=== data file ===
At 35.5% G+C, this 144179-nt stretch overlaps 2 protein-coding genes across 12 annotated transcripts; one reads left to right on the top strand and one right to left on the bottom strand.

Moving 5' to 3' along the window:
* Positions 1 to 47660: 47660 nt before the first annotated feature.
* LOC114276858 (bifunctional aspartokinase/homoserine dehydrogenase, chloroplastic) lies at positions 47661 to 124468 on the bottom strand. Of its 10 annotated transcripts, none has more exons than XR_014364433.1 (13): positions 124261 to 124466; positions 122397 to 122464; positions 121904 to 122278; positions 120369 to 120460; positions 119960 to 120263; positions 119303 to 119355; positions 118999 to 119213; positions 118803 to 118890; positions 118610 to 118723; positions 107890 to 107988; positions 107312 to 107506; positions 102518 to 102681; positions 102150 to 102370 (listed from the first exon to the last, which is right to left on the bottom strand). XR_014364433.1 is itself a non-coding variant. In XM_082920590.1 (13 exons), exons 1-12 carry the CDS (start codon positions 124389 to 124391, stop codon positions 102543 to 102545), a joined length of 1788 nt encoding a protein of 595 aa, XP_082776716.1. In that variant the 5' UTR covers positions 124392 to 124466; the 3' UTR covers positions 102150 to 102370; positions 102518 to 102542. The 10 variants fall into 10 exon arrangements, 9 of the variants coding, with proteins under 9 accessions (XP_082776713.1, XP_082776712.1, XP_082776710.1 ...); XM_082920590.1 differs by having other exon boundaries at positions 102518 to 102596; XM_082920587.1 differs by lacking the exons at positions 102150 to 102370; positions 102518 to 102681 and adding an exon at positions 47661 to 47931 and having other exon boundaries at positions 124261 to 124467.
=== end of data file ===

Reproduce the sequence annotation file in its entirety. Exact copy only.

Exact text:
At 35.5% G+C, this 144179-nt stretch overlaps 2 protein-coding genes across 12 annotated transcripts; one reads left to right on the top strand and one right to left on the bottom strand.

Moving 5' to 3' along the window:
* Positions 1 to 47660: 47660 nt before the first annotated feature.
* LOC114276858 (bifunctional aspartokinase/homoserine dehydrogenase, chloroplastic) lies at positions 47661 to 124468 on the bottom strand. Of its 10 annotated transcripts, none has more exons than XR_014364433.1 (13): positions 124261 to 124466; positions 122397 to 122464; positions 121904 to 122278; positions 120369 to 120460; positions 119960 to 120263; positions 119303 to 119355; positions 118999 to 119213; positions 118803 to 118890; positions 118610 to 118723; positions 107890 to 107988; positions 107312 to 107506; positions 102518 to 102681; positions 102150 to 102370 (listed from the first exon to the last, which is right to left on the bottom strand). XR_014364433.1 is itself a non-coding variant. In XM_082920590.1 (13 exons), exons 1-12 carry the CDS (start codon positions 124389 to 124391, stop codon positions 102543 to 102545), a joined length of 1788 nt encoding a protein of 595 aa, XP_082776716.1. In that variant the 5' UTR covers positions 124392 to 124466; the 3' UTR covers positions 102150 to 102370; positions 102518 to 102542. The 10 variants fall into 10 exon arrangements, 9 of the variants coding, with proteins under 9 accessions (XP_082776713.1, XP_082776712.1, XP_082776710.1 ...); XM_082920590.1 differs by having other exon boundaries at positions 102518 to 102596; XM_082920587.1 differs by lacking the exons at positions 102150 to 102370; positions 102518 to 102681 and adding an exon at positions 47661 to 47931 and having other exon boundaries at positions 124261 to 124467.